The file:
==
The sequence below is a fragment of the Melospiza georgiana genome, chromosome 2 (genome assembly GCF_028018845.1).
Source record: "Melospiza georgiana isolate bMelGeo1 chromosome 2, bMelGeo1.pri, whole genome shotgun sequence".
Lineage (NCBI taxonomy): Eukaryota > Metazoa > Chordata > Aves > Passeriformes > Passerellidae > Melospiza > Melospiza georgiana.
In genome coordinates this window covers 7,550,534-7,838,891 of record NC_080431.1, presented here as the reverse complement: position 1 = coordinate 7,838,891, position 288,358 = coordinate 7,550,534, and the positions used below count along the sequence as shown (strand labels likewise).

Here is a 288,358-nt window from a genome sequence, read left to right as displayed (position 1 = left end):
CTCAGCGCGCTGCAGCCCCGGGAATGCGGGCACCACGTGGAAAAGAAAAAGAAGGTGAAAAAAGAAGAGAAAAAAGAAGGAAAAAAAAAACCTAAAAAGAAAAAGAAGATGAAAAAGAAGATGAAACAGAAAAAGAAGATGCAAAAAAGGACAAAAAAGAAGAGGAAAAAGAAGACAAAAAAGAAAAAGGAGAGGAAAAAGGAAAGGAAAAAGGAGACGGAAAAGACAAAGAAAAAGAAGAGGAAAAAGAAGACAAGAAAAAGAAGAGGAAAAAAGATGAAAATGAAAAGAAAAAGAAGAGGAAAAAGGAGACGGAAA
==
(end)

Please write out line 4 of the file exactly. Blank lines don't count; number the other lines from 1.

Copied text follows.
In genome coordinates this window covers 7,550,534-7,838,891 of record NC_080431.1, presented here as the reverse complement: position 1 = coordinate 7,838,891, position 288,358 = coordinate 7,550,534, and the positions used below count along the sequence as shown (strand labels likewise).